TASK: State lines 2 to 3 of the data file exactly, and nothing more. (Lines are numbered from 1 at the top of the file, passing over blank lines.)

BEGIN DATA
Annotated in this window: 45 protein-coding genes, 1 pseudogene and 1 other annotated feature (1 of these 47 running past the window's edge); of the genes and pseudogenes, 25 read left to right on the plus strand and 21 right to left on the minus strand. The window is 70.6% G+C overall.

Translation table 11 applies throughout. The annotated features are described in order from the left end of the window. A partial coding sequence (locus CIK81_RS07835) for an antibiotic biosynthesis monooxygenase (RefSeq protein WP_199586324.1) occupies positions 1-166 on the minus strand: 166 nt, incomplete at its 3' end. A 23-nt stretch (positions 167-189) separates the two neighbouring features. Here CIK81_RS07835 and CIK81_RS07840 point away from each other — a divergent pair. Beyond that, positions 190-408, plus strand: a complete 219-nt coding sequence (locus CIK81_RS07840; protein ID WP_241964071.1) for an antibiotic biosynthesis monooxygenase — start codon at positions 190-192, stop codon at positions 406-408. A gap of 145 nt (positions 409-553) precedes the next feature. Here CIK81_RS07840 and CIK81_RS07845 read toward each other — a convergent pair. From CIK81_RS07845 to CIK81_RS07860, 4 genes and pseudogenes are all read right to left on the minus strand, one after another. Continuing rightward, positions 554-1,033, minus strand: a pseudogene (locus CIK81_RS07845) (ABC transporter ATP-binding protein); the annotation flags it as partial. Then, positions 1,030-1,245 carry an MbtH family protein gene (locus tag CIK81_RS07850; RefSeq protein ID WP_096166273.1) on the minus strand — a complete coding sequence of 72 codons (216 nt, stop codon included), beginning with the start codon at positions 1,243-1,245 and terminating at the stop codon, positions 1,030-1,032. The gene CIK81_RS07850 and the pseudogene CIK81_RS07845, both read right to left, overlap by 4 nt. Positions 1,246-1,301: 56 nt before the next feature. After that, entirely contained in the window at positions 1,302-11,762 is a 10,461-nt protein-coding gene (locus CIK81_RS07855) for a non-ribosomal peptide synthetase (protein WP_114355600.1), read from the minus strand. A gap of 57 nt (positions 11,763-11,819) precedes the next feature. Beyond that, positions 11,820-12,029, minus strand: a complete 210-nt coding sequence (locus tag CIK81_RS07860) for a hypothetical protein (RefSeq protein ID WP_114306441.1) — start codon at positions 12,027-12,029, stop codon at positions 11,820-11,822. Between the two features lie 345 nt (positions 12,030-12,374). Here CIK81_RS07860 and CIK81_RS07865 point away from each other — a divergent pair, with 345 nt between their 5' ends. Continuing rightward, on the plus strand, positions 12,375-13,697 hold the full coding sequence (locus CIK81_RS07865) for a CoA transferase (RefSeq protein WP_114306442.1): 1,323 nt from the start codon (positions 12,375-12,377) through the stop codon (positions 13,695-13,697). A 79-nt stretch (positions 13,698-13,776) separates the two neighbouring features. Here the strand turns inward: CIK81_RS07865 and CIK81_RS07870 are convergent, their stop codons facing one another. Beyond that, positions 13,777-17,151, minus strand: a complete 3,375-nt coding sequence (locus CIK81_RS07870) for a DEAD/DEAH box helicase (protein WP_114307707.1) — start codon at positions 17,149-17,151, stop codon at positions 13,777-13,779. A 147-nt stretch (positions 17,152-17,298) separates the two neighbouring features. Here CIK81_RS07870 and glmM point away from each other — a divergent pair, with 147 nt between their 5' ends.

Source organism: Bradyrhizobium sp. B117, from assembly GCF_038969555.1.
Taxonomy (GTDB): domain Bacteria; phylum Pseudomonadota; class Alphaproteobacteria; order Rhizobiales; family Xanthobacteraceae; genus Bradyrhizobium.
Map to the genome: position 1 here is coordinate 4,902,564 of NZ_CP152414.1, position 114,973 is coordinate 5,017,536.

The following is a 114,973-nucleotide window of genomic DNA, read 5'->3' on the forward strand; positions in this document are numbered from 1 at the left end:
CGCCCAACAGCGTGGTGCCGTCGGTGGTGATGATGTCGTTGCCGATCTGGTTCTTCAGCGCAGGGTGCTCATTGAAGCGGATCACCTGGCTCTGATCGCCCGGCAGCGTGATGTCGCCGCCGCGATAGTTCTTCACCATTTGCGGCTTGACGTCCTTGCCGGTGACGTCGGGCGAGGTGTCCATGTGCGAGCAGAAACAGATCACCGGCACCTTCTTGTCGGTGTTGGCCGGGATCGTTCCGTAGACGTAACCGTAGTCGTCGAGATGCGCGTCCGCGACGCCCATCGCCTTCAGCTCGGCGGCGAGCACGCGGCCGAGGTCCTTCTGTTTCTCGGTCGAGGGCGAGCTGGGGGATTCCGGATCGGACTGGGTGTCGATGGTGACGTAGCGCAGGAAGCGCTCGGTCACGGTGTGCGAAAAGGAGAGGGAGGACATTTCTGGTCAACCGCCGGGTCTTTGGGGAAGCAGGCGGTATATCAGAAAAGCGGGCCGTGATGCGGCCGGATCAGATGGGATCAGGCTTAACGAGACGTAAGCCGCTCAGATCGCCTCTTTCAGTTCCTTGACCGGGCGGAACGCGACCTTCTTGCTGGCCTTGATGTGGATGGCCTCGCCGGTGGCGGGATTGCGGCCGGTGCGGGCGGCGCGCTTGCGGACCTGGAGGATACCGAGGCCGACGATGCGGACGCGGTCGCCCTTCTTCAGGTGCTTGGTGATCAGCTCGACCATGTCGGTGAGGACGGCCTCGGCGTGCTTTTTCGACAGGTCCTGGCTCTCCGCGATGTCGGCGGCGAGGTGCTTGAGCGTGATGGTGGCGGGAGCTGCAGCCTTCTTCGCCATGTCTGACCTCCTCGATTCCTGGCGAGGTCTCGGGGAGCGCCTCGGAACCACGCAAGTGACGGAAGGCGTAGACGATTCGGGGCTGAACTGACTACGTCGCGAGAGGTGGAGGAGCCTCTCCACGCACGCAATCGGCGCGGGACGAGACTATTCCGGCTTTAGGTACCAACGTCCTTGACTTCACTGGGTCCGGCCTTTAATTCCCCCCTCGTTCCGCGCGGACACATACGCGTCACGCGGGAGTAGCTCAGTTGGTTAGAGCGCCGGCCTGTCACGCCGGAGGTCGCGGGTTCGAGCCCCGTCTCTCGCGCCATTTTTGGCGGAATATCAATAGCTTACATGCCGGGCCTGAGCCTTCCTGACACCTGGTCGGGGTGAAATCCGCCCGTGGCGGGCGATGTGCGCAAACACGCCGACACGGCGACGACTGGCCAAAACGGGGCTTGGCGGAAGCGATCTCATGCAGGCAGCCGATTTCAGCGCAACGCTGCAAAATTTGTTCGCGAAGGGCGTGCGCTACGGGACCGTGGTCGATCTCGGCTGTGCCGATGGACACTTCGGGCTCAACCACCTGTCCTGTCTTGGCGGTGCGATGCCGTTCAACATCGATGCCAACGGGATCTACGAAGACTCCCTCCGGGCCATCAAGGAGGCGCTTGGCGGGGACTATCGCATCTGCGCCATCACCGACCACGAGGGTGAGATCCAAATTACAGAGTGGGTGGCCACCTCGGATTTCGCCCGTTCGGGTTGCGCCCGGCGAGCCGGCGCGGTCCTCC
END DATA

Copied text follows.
Translation table 11 applies throughout. The annotated features are described in order from the left end of the window. A partial coding sequence (locus CIK81_RS07835) for an antibiotic biosynthesis monooxygenase (RefSeq protein WP_199586324.1) occupies positions 1-166 on the minus strand: 166 nt, incomplete at its 3' end. A 23-nt stretch (positions 167-189) separates the two neighbouring features. Here CIK81_RS07835 and CIK81_RS07840 point away from each other — a divergent pair. Beyond that, positions 190-408, plus strand: a complete 219-nt coding sequence (locus CIK81_RS07840; protein ID WP_241964071.1) for an antibiotic biosynthesis monooxygenase — start codon at positions 190-192, stop codon at positions 406-408. A gap of 145 nt (positions 409-553) precedes the next feature. Here CIK81_RS07840 and CIK81_RS07845 read toward each other — a convergent pair. From CIK81_RS07845 to CIK81_RS07860, 4 genes and pseudogenes are all read right to left on the minus strand, one after another. Continuing rightward, positions 554-1,033, minus strand: a pseudogene (locus CIK81_RS07845) (ABC transporter ATP-binding protein); the annotation flags it as partial. Then, positions 1,030-1,245 carry an MbtH family protein gene (locus tag CIK81_RS07850; RefSeq protein ID WP_096166273.1) on the minus strand — a complete coding sequence of 72 codons (216 nt, stop codon included), beginning with the start codon at positions 1,243-1,245 and terminating at the stop codon, positions 1,030-1,032. The gene CIK81_RS07850 and the pseudogene CIK81_RS07845, both read right to left, overlap by 4 nt. Positions 1,246-1,301: 56 nt before the next feature. After that, entirely contained in the window at positions 1,302-11,762 is a 10,461-nt protein-coding gene (locus CIK81_RS07855) for a non-ribosomal peptide synthetase (protein WP_114355600.1), read from the minus strand. A gap of 57 nt (positions 11,763-11,819) precedes the next feature. Beyond that, positions 11,820-12,029, minus strand: a complete 210-nt coding sequence (locus tag CIK81_RS07860) for a hypothetical protein (RefSeq protein ID WP_114306441.1) — start codon at positions 12,027-12,029, stop codon at positions 11,820-11,822. Between the two features lie 345 nt (positions 12,030-12,374). Here CIK81_RS07860 and CIK81_RS07865 point away from each other — a divergent pair, with 345 nt between their 5' ends. Continuing rightward, on the plus strand, positions 12,375-13,697 hold the full coding sequence (locus CIK81_RS07865) for a CoA transferase (RefSeq protein WP_114306442.1): 1,323 nt from the start codon (positions 12,375-12,377) through the stop codon (positions 13,695-13,697). A 79-nt stretch (positions 13,698-13,776) separates the two neighbouring features. Here the strand turns inward: CIK81_RS07865 and CIK81_RS07870 are convergent, their stop codons facing one another. Beyond that, positions 13,777-17,151, minus strand: a complete 3,375-nt coding sequence (locus CIK81_RS07870) for a DEAD/DEAH box helicase (protein WP_114307707.1) — start codon at positions 17,149-17,151, stop codon at positions 13,777-13,779. A 147-nt stretch (positions 17,152-17,298) separates the two neighbouring features. Here CIK81_RS07870 and glmM point away from each other — a divergent pair, with 147 nt between their 5' ends.

Source organism: Bradyrhizobium sp. B117, from assembly GCF_038969555.1.